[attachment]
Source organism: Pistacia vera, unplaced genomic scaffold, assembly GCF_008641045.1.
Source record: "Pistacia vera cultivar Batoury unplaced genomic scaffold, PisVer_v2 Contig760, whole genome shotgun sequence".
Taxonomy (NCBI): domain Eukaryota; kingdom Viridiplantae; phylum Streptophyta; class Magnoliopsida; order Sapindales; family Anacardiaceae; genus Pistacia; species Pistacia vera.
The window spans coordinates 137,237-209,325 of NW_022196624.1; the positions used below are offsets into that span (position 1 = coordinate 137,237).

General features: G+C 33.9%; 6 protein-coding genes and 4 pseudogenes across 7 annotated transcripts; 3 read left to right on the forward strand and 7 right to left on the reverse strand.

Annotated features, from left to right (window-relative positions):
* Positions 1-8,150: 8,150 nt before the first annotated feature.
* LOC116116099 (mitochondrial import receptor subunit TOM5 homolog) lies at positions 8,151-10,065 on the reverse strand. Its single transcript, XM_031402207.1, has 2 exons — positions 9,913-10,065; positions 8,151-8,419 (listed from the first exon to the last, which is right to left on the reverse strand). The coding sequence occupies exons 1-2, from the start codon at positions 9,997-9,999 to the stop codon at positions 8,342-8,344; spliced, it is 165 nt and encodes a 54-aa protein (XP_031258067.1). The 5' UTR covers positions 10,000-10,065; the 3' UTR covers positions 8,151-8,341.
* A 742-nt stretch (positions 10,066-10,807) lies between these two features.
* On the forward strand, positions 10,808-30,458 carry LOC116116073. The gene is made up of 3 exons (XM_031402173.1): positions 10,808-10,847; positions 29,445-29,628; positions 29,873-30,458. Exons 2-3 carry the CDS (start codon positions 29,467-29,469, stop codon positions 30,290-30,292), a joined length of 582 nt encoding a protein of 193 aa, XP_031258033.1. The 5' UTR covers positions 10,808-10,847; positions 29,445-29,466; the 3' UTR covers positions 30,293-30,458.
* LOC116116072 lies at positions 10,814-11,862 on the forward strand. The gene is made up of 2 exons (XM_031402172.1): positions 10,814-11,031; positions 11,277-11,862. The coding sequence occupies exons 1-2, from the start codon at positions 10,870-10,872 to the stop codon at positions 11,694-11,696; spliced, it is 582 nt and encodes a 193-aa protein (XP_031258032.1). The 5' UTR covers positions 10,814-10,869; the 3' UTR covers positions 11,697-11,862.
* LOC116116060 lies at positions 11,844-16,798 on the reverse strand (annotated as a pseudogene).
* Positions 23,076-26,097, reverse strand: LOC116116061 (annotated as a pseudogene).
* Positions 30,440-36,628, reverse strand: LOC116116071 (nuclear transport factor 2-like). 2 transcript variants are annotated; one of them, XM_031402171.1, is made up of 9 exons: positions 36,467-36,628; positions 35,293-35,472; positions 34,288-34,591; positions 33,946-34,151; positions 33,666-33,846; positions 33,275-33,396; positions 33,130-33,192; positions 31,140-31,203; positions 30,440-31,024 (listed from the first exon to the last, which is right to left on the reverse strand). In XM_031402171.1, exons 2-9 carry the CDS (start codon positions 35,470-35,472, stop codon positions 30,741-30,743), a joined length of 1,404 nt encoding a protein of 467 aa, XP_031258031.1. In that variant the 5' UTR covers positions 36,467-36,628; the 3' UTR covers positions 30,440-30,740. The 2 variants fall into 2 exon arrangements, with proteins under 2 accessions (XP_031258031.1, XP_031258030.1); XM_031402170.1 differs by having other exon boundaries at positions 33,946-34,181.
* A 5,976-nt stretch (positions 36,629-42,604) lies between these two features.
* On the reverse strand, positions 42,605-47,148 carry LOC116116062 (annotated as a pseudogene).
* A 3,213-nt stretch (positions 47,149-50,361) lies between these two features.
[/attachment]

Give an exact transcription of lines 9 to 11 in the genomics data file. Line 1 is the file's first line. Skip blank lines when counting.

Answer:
* A 742-nt stretch (positions 10,066-10,807) lies between these two features.
* On the forward strand, positions 10,808-30,458 carry LOC116116073. The gene is made up of 3 exons (XM_031402173.1): positions 10,808-10,847; positions 29,445-29,628; positions 29,873-30,458. Exons 2-3 carry the CDS (start codon positions 29,467-29,469, stop codon positions 30,290-30,292), a joined length of 582 nt encoding a protein of 193 aa, XP_031258033.1. The 5' UTR covers positions 10,808-10,847; positions 29,445-29,466; the 3' UTR covers positions 30,293-30,458.
* LOC116116072 lies at positions 10,814-11,862 on the forward strand. The gene is made up of 2 exons (XM_031402172.1): positions 10,814-11,031; positions 11,277-11,862. The coding sequence occupies exons 1-2, from the start codon at positions 10,870-10,872 to the stop codon at positions 11,694-11,696; spliced, it is 582 nt and encodes a 193-aa protein (XP_031258032.1). The 5' UTR covers positions 10,814-10,869; the 3' UTR covers positions 11,697-11,862.